The same process applies to good, but rarely worn, clothes and shoes (you’ll get cash on the spot from some consignment shops, like Clothes Mentor) and anything you’re willing to put on Ebay. Don’t assume anything is junk. I’m always amazed at what sells.
One of the biggest challenges is changing your mindset from that of a long-time employee to someone under-employed and barely getting by. Assistance is available and it’s likely you qualify for it.
- If you have any student loans, Google “income based reduction” and explore lowering your monthly payments or getting rid of them altogether!
- If you pay for health insurance, explore what’s available thanks to the Affordable Care Act. Our family of four has good, basic coverage for about 1/4 of what we used to pay when I got coverage through my last employer.
- If you fill a monthly prescription, ask your pharmacist if there are less expensive options. We were surprised to learn it’s cheaper to fill our prescriptions without using our insurance, just a national prescription discount program. I didn’t even know that was an option. We found Kroger especially helpful with this. (Note: Start at the “Prescription drop-off / Patient questions” window, rather than the “Prescription pick-up” counter. You’ll be more likely to get an employee who has experience with what’s available, as opposed to the high school student working a part-time job, running the register.)
- If you have any outstanding medical bills, send something every month, but don’t feel pressured to pay it off all at once. Some doctors offices and hospitals will end up offering you a discount (average is 20%) if you pay it in full (saving them from having to bill you every month). We’ve even had a hospital send us an application to have the remainder of our bill waived, if our income level proved low-enough (and it did).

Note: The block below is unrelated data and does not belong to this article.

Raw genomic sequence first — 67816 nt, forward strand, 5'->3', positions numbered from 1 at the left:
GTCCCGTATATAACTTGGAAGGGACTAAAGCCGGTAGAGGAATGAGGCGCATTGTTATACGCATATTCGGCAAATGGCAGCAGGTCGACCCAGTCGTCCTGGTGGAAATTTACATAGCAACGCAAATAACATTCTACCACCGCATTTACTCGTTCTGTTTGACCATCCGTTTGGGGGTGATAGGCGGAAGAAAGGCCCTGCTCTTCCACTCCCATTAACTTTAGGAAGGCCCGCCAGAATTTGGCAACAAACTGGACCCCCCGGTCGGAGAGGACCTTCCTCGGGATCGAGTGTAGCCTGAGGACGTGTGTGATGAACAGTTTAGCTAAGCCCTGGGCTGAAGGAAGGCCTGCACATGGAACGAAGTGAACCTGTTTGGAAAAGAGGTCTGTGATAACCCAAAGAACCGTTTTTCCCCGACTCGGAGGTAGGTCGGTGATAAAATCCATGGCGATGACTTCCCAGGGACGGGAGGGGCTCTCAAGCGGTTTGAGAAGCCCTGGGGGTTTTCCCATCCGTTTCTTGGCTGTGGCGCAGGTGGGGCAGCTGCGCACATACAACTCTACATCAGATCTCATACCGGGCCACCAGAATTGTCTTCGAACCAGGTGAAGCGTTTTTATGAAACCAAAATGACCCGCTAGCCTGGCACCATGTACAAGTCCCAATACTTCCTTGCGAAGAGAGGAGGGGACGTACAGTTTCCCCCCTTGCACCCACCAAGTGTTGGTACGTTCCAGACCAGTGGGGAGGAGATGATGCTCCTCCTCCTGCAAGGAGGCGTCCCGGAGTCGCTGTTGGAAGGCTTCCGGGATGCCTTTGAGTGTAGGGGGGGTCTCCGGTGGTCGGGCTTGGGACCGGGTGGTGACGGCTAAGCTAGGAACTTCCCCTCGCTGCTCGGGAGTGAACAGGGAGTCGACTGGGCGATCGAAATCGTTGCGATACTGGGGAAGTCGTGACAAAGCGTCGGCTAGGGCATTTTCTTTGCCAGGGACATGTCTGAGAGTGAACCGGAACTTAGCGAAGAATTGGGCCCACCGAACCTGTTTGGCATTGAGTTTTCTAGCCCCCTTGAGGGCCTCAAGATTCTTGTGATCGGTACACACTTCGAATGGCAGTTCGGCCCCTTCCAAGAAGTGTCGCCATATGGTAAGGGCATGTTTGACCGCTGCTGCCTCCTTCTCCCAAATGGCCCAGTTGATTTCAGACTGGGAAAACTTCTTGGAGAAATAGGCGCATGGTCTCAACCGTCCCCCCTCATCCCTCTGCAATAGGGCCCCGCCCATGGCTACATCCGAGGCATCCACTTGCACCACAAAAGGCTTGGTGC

- Anything that offers a “reduced rate” – from school lunch programs to summer camps – apply for it. We put off taking advantage of those, convinced we still weren’t poor enough to qualify for any help. We were wrong and we probably would have qualified for some level of assistance even when I was employed full-time. Look online for a chart of what the government says a family of your size must earn in a month or year to be considered above the poverty line. You might be surprised.
Last, but not least, don’t miss the silver-lining (in my book): your level of compassion and empathy for anyone who is struggling to make ends meet will grow immeasurably during this time. None of the suggestions I’ve made here are quite as simple as I make them sound. If you clip coupons, fill out paperwork, wrestle with service providers, and are constantly searching for ways to make more (or spend less), “just getting by” can be a full-time job all by itself.
The good news is you’re not alone. The bad news is you’re not alone.
The number of people in your shoes increases daily and I wouldn’t be surprised if you discover several of your friends are in the same situation. Notice I said “discover.” North Americans are a proud bunch and money, or the lack of it, can be an uncomfortable subject. But the best advice you’ll find comes from those who have struggled, and that’s something you’ll be rich with: experience. So don’t hesitate to share yours!